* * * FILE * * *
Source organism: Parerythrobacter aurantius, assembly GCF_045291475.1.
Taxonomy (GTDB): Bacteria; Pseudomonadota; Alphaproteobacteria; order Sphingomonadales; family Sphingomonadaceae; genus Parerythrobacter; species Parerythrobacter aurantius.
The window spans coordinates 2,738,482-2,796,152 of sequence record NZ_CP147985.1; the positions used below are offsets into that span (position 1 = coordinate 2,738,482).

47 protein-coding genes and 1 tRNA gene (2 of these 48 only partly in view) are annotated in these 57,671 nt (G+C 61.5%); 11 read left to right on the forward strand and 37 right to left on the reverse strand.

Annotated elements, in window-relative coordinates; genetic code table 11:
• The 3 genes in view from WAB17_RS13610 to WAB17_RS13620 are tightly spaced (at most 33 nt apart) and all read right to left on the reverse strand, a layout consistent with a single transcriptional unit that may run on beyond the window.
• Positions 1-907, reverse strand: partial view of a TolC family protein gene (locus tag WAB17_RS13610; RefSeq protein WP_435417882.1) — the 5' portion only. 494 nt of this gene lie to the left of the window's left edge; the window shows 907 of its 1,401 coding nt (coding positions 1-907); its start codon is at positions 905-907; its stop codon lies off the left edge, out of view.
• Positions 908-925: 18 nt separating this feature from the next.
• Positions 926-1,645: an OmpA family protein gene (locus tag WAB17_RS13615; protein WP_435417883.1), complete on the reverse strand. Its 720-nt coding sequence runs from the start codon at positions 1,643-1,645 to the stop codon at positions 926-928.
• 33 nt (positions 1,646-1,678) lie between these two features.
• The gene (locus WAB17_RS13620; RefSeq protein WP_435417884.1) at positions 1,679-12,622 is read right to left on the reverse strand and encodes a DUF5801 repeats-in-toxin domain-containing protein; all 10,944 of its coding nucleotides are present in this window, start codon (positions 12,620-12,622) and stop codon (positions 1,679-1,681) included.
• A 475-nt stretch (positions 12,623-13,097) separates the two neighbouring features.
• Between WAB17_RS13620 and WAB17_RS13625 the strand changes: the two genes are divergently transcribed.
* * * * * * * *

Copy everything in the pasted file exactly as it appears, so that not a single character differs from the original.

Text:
Source organism: Parerythrobacter aurantius, assembly GCF_045291475.1.
Taxonomy (GTDB): Bacteria; Pseudomonadota; Alphaproteobacteria; order Sphingomonadales; family Sphingomonadaceae; genus Parerythrobacter; species Parerythrobacter aurantius.
The window spans coordinates 2,738,482-2,796,152 of sequence record NZ_CP147985.1; the positions used below are offsets into that span (position 1 = coordinate 2,738,482).

47 protein-coding genes and 1 tRNA gene (2 of these 48 only partly in view) are annotated in these 57,671 nt (G+C 61.5%); 11 read left to right on the forward strand and 37 right to left on the reverse strand.

Annotated elements, in window-relative coordinates; genetic code table 11:
• The 3 genes in view from WAB17_RS13610 to WAB17_RS13620 are tightly spaced (at most 33 nt apart) and all read right to left on the reverse strand, a layout consistent with a single transcriptional unit that may run on beyond the window.
• Positions 1-907, reverse strand: partial view of a TolC family protein gene (locus tag WAB17_RS13610; RefSeq protein WP_435417882.1) — the 5' portion only. 494 nt of this gene lie to the left of the window's left edge; the window shows 907 of its 1,401 coding nt (coding positions 1-907); its start codon is at positions 905-907; its stop codon lies off the left edge, out of view.
• Positions 908-925: 18 nt separating this feature from the next.
• Positions 926-1,645: an OmpA family protein gene (locus tag WAB17_RS13615; protein WP_435417883.1), complete on the reverse strand. Its 720-nt coding sequence runs from the start codon at positions 1,643-1,645 to the stop codon at positions 926-928.
• 33 nt (positions 1,646-1,678) lie between these two features.
• The gene (locus WAB17_RS13620; RefSeq protein WP_435417884.1) at positions 1,679-12,622 is read right to left on the reverse strand and encodes a DUF5801 repeats-in-toxin domain-containing protein; all 10,944 of its coding nucleotides are present in this window, start codon (positions 12,620-12,622) and stop codon (positions 1,679-1,681) included.
• A 475-nt stretch (positions 12,623-13,097) separates the two neighbouring features.
• Between WAB17_RS13620 and WAB17_RS13625 the strand changes: the two genes are divergently transcribed.